Crest

A crest is a component of a heraldic display, so called because it stands on top of a helmet, as the crest of a jay stands on the bird's head.

The earliest heraldic crests were apparently painted on metal fans, and usually repeated the coat of arms painted on the shield, a practice which was later discontinued. Later they were sculpted of leather and other materials.

Originally, the crest was often "continued into the mantling", but today the crest normally stands within a wreath of cloth, called a torse, in the principal tinctures of the shield (the liveries). Various kinds of coronet may take the place of the torse, though in some unusual circumstances the coronet sits atop a torse, and is defined as either all or part of a crest. The most frequent crest-coronet is a simplified form of a ducal coronet, with four leaves rather than eight. Towns often have a mural crown, i.e. a coronet in the form of embattled stone walls.

Objects frequently borne as crests include animals, especially lions, normally showing only the fore half; human figures, likewise often from the waist up; hands or arms holding weapons; bird's wings. In Germany and nearby countries, the crest often repeats the liveries in the form of a tall hat, a fan of plumes in alternating tinctures, or a pair of curving horns. The horns may have a hole in the tip to hold a cluster of plumes or flowers, and because of this have been imported to English heraldry at least once as elephant's trunks.

Crests are not normally borne by women, or clergy, at least not in the UK, because they did not participate in war or tournaments and thus would not have a helm on which to wear it. An exception is the reigning queens of England or Britain, whose armorial display is indistinguishable from that of kings.

Some armigers used their crest as a personal badge, leading to the erroneous use of the word "crest" to describe a shield or full coat of arms. Such badges are often used by members of Scottish clans. These Scottish crest badges can be used where clan members, who are not armigerous, wear a badge consisting of a clan chief's crest and motto/slogan encircled by a belt and buckle. These crest badges are often erroneously called "clan crests". Even though clan members may purchase and wear such badges, the crest and motto/slogan remain the heraldic property of the clan chief.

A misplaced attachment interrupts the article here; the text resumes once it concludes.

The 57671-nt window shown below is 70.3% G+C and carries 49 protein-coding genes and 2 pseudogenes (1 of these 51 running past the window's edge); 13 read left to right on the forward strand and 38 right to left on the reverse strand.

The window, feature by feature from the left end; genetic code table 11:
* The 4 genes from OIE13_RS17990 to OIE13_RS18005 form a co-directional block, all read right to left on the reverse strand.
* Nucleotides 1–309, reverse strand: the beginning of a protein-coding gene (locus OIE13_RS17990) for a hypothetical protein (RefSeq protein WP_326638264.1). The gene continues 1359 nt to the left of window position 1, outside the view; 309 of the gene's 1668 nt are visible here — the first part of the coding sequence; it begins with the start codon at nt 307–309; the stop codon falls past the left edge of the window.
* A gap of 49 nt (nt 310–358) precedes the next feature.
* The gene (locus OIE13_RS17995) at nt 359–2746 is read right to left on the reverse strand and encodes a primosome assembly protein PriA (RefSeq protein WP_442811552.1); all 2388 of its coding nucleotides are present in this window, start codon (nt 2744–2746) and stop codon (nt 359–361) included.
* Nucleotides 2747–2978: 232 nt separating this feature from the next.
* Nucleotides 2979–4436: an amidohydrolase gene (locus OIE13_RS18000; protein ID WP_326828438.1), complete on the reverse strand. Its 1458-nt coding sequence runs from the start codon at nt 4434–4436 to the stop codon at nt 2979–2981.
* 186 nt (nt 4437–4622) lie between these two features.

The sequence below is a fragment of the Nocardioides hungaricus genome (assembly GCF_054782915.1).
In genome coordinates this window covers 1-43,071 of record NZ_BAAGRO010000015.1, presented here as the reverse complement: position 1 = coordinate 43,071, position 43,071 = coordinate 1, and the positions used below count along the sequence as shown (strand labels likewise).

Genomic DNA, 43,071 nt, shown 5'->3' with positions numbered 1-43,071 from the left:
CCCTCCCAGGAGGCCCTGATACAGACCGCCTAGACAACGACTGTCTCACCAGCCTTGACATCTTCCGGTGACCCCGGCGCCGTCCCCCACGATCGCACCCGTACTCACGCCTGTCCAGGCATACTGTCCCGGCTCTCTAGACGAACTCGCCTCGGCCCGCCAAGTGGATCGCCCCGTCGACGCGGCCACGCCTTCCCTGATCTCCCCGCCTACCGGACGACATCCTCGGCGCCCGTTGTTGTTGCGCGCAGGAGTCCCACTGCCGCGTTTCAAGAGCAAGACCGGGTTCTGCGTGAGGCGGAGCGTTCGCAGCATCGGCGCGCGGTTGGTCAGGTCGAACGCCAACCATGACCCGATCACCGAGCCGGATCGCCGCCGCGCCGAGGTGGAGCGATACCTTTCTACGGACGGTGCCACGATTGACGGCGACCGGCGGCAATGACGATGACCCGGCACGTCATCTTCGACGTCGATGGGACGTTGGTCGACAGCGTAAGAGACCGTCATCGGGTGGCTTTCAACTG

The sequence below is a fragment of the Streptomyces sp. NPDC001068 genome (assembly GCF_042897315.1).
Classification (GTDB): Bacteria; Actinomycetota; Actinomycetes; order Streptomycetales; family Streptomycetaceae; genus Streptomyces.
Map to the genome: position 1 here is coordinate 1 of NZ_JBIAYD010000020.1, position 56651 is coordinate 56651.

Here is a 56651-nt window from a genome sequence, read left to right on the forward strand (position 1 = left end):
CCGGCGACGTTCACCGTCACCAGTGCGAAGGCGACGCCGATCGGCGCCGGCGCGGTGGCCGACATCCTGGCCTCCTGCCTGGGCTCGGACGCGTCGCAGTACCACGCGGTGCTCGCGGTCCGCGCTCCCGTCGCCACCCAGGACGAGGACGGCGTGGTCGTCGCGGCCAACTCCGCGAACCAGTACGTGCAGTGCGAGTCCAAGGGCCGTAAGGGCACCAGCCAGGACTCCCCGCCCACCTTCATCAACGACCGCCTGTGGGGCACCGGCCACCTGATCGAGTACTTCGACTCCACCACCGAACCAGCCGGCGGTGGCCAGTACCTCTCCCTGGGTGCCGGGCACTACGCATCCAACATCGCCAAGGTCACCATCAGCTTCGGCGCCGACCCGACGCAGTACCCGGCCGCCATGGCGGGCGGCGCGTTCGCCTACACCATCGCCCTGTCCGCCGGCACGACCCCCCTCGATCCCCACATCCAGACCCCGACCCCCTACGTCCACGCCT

Crest Badge

A Scottish crest badge is a heraldic badge worn to show allegiance to an individual or membership in a specific Scottish clan. Crest badges are commonly called clan crests, but this is a misnomer; there is no such thing as a collective clan crest, just as there is no such thing as a clan coat of arms.

Crest badges consist of a crest and a motto/slogan. These elements are heraldic property and protected by law in Scotland. Crest badges may be worn by anyone; however, those who are not entitled to the heraldic elements within, wear a crest badge surrounded by a strap and buckle. Those who own the heraldic elements within, may wear a crest badge surrounded by a plain circlet. The strap and buckle represents that the wearer is a follower of the individual who owns the crest and motto.

Crest badges are commonly worn by members of Scottish clans. These badges usually consist of elements from the clan chief's coat of arms. Clan members who wear their chief's crest and motto surrounded by a strap and buckle, show they are a member of the chief's clan (family). There are established clans that do not have chiefs recognized by the Lord Lyon King of Arms. In such cases clan members sometimes wear the crest badge of the last known chief. Some clans wear crest badges derived from the arms of individuals who were never recognized as clan chiefs. Although "clan crests" are commonly bought and sold, the heraldic crest and motto belong to the chief alone and never the individual clan member.

 

Crest badges, much like clan tartans, do not have a long history, and owe much to Victorian era romanticism, having only been worn on the bonnet since the 19th century. The original badges used by clans are said to have been specific plants worn in bonnets or hung from a pole or spear.

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